This is part of series of blog posts looking at People and Projects funded by the AHRC Science in Culture Theme.

This post is a question and answer feature with Dr Ophelia Deroy (Co-Investigator) and Dr Merle Fairhurst (Post-doctoral researcher), from the AHRC Large Grant ‘Rethinking the Senses: Uniting the Philosophy and Neuroscience of Perception’.

1.       What excites you about the Large Grant project?

OD: The goals of the project – to unify neuroscientific and philosophical perspectives on perception and consider all the sensory modalities and their interactions, instead of focusing on one at a time – have prompted and continue to generate a lot of excitement, not only from academics, but also from a variety of collaborators in the arts, medicine, industry and design.

With the first phase of our project behind us, it is thrilling to realise how much has already been done, and to enjoy the momentum which we have built. Investigators and post-docs in the project are now making connections between the neuroscientific and the philosophical approaches on a daily basis.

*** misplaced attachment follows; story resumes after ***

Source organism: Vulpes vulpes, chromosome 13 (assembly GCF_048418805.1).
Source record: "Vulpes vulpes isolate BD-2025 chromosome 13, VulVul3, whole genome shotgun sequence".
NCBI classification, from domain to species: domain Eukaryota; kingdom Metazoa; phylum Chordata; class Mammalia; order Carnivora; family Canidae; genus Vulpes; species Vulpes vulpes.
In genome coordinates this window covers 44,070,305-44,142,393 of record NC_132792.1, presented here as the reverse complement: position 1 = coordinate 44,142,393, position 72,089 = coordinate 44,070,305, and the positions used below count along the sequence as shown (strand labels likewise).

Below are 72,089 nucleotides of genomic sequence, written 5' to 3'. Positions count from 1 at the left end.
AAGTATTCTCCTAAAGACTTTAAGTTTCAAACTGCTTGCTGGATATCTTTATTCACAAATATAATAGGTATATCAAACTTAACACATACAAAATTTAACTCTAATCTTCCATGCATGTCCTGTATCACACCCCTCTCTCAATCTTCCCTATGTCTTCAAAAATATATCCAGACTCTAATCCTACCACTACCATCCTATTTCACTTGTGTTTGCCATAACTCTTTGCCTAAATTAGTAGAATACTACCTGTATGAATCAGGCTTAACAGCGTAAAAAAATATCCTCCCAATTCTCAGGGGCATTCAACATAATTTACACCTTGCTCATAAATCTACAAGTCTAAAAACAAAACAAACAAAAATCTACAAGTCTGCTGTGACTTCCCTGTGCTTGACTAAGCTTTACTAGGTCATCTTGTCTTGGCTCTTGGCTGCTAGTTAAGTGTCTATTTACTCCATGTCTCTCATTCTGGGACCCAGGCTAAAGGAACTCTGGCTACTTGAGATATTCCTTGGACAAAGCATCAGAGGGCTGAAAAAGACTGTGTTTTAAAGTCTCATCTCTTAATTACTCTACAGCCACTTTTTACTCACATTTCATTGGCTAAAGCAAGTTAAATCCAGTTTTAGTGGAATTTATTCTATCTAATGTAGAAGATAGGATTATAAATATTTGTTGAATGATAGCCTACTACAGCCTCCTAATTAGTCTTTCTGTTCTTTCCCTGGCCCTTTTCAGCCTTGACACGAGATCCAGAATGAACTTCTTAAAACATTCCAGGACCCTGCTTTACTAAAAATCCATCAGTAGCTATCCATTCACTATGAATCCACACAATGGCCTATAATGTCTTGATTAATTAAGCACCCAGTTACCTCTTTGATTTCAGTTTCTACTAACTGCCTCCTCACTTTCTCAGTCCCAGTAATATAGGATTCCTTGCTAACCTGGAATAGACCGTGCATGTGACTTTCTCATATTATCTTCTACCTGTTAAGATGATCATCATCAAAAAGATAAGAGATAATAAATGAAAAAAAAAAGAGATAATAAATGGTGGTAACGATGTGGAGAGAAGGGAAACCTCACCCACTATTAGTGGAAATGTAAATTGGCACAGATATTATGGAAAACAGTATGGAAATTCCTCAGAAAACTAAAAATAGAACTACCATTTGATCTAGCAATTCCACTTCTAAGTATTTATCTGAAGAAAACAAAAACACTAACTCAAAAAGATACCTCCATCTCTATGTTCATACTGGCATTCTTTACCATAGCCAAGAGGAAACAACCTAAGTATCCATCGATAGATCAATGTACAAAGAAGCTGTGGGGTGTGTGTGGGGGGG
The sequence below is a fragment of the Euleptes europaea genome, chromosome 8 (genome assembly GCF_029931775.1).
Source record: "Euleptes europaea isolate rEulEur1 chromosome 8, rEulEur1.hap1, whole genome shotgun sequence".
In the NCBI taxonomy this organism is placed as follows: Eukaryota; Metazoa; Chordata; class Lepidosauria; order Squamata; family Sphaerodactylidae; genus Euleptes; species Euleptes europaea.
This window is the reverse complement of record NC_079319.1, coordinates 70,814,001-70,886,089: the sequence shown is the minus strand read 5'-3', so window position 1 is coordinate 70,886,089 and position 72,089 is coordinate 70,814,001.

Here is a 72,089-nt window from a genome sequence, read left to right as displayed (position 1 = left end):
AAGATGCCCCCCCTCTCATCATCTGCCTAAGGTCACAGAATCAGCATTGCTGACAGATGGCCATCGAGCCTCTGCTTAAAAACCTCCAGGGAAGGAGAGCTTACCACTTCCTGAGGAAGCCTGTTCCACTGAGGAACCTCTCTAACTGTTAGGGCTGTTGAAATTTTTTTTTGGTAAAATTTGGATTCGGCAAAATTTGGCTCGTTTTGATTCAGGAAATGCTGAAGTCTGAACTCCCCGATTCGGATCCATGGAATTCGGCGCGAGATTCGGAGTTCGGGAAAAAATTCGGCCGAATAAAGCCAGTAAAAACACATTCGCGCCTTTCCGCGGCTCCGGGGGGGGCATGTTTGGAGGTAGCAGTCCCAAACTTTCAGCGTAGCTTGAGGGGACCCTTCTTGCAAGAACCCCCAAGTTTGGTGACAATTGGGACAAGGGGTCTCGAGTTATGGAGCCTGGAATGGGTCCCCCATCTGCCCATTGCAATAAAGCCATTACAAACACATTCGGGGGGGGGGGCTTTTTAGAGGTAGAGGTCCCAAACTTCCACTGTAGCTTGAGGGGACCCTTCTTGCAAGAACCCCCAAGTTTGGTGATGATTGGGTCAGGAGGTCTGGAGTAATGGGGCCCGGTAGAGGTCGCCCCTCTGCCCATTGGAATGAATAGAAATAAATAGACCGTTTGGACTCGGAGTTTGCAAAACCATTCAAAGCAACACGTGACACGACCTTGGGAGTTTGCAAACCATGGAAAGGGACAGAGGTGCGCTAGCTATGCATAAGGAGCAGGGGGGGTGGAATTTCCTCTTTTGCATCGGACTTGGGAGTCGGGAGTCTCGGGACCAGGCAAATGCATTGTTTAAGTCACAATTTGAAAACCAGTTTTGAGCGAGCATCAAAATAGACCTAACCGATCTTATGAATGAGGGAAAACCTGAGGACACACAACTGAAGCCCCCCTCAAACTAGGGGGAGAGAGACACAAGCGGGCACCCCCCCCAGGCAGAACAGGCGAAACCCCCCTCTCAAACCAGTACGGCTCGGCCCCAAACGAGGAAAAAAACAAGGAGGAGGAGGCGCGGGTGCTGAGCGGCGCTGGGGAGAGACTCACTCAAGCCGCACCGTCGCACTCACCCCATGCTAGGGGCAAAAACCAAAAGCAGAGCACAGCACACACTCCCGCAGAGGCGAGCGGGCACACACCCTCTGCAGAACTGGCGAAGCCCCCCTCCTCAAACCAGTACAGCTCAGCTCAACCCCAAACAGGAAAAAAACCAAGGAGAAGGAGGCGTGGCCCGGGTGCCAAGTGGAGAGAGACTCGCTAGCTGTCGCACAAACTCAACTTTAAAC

MF: We are especially encouraged by the organic way in which common interests  have come to light: This has sparked a burst of activity both in joint discussions and in the planning of new experiments. At the most recent team meeting, it was exciting to hear a common language being spoken about the work we are now doing together.

2. How is the project developing? What are you looking forward to working on over the next 3 years?

OD: The project is making progress in all three of the central mission statements we proposed in the grant. The first one was to transform the way researchers from the sciences and the arts and humanities approach perception, and to stress the interactions between the senses, rather than their distinction. The first part of the project has helped us to build a taxonomy of the kinds of interactions between the senses – from cases of integration to cases of influence or mere correspondence – and we now look forward to focusing on the way these interactions work, and how they shape our experience, as well as our memories and imagination.